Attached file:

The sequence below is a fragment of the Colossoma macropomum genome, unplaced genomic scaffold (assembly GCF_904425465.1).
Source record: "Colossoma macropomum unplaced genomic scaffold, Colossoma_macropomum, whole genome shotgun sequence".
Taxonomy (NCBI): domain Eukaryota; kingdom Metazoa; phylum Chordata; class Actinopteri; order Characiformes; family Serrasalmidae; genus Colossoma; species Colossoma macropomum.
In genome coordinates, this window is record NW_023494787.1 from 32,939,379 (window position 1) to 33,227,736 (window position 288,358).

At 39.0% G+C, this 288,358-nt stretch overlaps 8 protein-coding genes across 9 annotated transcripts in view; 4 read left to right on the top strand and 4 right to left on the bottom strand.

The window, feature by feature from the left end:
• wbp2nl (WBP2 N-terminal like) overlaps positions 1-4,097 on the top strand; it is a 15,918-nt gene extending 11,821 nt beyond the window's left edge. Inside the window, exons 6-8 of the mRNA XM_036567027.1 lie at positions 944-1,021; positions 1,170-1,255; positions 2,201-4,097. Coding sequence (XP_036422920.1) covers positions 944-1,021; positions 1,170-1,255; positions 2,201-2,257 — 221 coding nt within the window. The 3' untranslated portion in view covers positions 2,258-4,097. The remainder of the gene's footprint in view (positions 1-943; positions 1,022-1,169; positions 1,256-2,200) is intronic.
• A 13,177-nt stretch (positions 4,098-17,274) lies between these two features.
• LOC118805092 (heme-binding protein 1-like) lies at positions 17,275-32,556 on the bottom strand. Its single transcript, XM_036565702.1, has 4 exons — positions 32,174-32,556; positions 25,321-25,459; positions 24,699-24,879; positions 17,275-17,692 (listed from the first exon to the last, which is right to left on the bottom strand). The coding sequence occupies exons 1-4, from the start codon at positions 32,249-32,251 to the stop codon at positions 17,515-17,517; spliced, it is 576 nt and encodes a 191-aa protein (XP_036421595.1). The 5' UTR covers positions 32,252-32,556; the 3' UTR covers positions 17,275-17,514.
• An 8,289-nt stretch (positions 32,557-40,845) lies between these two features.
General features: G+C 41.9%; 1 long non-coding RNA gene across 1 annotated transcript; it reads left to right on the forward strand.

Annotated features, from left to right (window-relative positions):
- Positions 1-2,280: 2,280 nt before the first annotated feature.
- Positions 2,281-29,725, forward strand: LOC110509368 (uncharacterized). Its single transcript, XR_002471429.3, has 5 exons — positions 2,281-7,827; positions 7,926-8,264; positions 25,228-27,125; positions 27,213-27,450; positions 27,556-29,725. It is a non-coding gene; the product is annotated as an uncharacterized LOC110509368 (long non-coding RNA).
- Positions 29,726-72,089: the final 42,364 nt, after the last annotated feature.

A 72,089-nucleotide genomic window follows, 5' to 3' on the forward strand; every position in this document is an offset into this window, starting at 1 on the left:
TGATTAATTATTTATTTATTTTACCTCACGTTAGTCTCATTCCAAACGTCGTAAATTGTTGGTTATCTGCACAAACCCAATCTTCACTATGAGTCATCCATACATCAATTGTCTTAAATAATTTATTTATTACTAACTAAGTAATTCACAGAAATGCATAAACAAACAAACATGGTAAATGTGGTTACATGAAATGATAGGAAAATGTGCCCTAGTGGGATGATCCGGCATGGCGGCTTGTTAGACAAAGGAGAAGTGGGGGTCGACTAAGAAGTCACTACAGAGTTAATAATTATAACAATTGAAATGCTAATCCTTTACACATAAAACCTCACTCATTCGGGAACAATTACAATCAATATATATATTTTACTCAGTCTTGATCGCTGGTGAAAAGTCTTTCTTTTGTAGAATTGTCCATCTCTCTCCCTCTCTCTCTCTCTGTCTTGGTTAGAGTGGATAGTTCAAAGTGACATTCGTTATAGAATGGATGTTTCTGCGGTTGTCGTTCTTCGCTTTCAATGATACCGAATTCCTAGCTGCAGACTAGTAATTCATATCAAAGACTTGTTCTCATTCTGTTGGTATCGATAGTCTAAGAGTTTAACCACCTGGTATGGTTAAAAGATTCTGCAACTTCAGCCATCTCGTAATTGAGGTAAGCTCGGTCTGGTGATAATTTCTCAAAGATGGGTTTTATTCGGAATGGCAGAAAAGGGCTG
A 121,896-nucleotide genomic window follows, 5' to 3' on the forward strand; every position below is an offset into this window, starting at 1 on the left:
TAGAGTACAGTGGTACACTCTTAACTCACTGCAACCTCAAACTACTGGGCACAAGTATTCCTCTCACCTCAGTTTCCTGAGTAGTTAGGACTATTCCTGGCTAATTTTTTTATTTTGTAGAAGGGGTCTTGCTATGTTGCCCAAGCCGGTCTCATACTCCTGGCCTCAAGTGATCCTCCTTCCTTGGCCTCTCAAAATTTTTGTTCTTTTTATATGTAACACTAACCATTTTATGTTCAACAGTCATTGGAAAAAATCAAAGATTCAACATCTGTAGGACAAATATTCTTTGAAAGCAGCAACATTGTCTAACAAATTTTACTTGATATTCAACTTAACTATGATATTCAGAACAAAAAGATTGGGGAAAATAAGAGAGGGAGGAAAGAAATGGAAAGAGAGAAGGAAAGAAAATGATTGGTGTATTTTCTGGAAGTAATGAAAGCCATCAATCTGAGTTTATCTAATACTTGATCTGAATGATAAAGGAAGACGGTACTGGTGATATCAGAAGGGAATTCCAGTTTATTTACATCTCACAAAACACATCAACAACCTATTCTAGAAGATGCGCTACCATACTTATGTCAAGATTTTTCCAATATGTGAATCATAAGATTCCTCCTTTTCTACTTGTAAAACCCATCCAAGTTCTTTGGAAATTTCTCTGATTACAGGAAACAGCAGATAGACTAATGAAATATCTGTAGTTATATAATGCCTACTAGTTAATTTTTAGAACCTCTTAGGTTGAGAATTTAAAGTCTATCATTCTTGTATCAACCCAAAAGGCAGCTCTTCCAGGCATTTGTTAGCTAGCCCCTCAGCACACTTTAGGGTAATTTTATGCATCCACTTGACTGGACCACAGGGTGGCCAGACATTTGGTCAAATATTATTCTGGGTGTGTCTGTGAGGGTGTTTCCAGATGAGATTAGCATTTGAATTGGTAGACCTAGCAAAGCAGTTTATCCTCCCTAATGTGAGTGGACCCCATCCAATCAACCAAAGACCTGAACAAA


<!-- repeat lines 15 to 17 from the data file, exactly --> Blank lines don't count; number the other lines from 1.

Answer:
- Positions 29,726-72,089: the final 42,364 nt, after the last annotated feature.

A 72,089-nucleotide genomic window follows, 5' to 3' on the forward strand; every position in this document is an offset into this window, starting at 1 on the left:
TGATTAATTATTTATTTATTTTACCTCACGTTAGTCTCATTCCAAACGTCGTAAATTGTTGGTTATCTGCACAAACCCAATCTTCACTATGAGTCATCCATACATCAATTGTCTTAAATAATTTATTTATTACTAACTAAGTAATTCACAGAAATGCATAAACAAACAAACATGGTAAATGTGGTTACATGAAATGATAGGAAAATGTGCCCTAGTGGGATGATCCGGCATGGCGGCTTGTTAGACAAAGGAGAAGTGGGGGTCGACTAAGAAGTCACTACAGAGTTAATAATTATAACAATTGAAATGCTAATCCTTTACACATAAAACCTCACTCATTCGGGAACAATTACAATCAATATATATATTTTACTCAGTCTTGATCGCTGGTGAAAAGTCTTTCTTTTGTAGAATTGTCCATCTCTCTCCCTCTCTCTCTCTCTGTCTTGGTTAGAGTGGATAGTTCAAAGTGACATTCGTTATAGAATGGATGTTTCTGCGGTTGTCGTTCTTCGCTTTCAATGATACCGAATTCCTAGCTGCAGACTAGTAATTCATATCAAAGACTTGTTCTCATTCTGTTGGTATCGATAGTCTAAGAGTTTAACCACCTGGTATGGTTAAAAGATTCTGCAACTTCAGCCATCTCGTAATTGAGGTAAGCTCGGTCTGGTGATAATTTCTCAAAGATGGGTTTTATTCGGAATGGCAGAAAAGGGCTG